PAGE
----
There are two reasons why auditor only provides reasonable assurance and not perfect assurance: (1) Sampling risk is the chance that auditor’s conclusion will be wrong because only a portion of the population was examined. A sample may not be representative of the population, and (2) Non-sampling risk is the chance that auditor’s conclusion will be wrong for reasons that would happen even if every item had been tested, includes human errors such as the failure to recognize a misstatement and the misinterpretation of results. Judgment sampling estimates the amount of sampling risk that the auditor faces purely by human guess. Statistical sampling determines sampling risk mathematically Auditor sets an acceptable level of sampling risk before beginning a test and statistical sampling computes the number of items to be tested to reduce risk to that desired level. Auditor can also perform a test and then use statistical sampling to determine the amount of sampling risk that is present.
Sampling is used in virtually every aspect of auditing. The term refers to making a decision about a whole (a population) by testing only a part of that group (called a sample). Sampling creates a problem; because auditor does not look at every piece of evidence, a chance exists that a material misstatement could be missed. Thus, some risk always remains that the audit opinion will be wrong.
Through this post I am going to provides basic auditing technique in preparing statistical sampling. It is a step-by-step approach illustrated with some case examples. Enjoy!
Types of Statistical Sampling Used by Auditors
In general, there are two types of statistical sampling:
- Attributes Sampling – Attributes sampling estimates a percentage and is often used in the tests of controls because the auditor is interested in the error rate that has occurred in connection with a particular control activity. Auditor is attempting to determine if activity is functioning as intended.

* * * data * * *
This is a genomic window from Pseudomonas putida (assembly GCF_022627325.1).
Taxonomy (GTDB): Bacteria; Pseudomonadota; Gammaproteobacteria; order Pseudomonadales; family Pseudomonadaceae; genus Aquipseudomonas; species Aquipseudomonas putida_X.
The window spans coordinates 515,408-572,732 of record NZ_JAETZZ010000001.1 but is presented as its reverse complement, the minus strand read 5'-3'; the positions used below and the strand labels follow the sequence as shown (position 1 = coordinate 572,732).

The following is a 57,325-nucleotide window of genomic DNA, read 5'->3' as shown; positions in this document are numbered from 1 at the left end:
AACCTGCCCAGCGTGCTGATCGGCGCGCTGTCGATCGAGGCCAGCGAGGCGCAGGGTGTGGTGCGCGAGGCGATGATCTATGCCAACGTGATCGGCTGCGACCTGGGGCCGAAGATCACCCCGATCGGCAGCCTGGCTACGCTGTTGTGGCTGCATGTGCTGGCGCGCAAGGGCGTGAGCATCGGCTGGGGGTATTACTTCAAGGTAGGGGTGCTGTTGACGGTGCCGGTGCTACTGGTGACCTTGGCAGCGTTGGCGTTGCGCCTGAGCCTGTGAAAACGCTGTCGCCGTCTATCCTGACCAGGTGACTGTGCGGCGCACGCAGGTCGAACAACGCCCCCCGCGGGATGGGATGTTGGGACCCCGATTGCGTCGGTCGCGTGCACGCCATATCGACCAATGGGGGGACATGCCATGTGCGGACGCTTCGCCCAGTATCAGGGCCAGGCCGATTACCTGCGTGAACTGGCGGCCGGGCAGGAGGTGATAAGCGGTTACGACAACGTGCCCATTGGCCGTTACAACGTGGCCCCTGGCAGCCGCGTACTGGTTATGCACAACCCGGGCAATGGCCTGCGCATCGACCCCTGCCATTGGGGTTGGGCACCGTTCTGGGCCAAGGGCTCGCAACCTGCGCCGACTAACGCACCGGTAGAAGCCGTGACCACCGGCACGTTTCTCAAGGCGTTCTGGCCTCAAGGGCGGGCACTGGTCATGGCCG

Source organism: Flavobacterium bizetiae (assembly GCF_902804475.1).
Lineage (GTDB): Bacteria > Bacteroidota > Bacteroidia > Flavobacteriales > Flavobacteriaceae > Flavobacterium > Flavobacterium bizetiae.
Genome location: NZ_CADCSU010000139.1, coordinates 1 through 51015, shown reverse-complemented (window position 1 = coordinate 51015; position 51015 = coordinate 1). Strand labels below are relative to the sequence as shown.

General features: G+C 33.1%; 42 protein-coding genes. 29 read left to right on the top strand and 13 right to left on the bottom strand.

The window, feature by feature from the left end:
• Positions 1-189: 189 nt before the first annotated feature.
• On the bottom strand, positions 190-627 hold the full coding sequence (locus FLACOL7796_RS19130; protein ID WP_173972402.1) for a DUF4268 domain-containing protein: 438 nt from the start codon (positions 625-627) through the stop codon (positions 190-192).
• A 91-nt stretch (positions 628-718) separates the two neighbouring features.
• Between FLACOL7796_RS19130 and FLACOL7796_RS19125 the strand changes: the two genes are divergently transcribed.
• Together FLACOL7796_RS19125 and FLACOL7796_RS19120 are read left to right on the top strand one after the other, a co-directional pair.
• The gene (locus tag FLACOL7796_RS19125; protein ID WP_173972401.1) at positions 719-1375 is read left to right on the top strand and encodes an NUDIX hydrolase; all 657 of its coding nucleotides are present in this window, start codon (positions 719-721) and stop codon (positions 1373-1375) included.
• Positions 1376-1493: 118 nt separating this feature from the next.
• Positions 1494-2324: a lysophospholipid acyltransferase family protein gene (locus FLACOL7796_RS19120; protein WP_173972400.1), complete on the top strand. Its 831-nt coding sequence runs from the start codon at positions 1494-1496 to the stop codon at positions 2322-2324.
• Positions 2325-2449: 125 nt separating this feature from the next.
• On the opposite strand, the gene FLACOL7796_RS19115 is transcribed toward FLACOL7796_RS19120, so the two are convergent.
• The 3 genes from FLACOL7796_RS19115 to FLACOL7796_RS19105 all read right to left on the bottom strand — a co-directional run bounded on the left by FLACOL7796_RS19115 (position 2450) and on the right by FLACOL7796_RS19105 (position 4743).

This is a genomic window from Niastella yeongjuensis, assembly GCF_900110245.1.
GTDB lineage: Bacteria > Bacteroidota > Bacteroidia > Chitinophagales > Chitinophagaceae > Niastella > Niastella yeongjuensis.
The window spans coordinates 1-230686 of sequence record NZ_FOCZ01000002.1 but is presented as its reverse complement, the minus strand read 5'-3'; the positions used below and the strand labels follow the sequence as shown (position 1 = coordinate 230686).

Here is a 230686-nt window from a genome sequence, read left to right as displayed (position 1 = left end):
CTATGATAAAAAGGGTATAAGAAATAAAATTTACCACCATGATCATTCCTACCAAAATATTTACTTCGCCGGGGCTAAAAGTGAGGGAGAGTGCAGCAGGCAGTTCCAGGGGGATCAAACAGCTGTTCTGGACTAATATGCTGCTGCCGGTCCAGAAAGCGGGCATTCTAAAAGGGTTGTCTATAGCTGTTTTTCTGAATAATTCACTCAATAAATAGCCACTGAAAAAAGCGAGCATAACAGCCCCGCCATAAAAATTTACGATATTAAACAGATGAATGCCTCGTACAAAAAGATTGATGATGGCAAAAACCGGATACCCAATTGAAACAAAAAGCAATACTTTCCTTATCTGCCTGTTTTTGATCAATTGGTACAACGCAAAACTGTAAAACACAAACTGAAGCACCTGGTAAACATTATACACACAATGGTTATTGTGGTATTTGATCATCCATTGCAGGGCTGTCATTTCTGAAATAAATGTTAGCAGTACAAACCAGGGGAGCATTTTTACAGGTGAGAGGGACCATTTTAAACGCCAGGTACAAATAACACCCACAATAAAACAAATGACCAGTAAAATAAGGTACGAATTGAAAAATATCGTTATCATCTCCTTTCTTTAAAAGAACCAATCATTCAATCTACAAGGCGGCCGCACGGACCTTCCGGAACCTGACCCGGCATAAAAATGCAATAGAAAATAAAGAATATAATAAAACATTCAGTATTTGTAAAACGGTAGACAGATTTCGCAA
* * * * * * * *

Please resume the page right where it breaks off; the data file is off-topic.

- Variables Sampling – Variables sampling estimates a total and is often used in substantive tests where the auditor is attempting to corroborate a reported account balance.
Steps to Take to Prepare Attributes Sampling Plan
Auditor carries out several steps in following an attributes sampling plan:
Step-1. Anticipates the deviation rate for the control activity (or other application) being tested. Expected rate is based on difficulty of activity, experience of person performing the control, results found in previous audits, etc. The more deviations that are anticipated the larger the sample must be.
Step-2. Sets a tolerable deviation rate. This is the maximum error rate that the auditor could tolerate and still believe the control activity was operating effectively and efficiently. As the rate that the auditor can tolerate gets smaller, sample size must get larger.
Step-3. Sets allowable level of risk that the sample will be misleading. For this particular testing, auditor is especially worried that the sample will look better than the actual population. In that case, auditor may think that the control activity is functioning properly and will set control risk too low and do less substantive testing than is needed. To reduce the level of risk that the sample will be misleading, the size of the sample must be increased.
Step-4. Based on these three figures, a calculation or a chart is used to determine proper sample size. Except with very small populations, the number of items in the population has little or no effect on the sample size.
Step-5. The appropriate number of items is selected from the population. Items must be picked randomly, each item should have an equal chance of selection.
Step-6. Sample items are examined and the number of deviations (usually errors) is determined. That number is restated as a percentage based on sample size.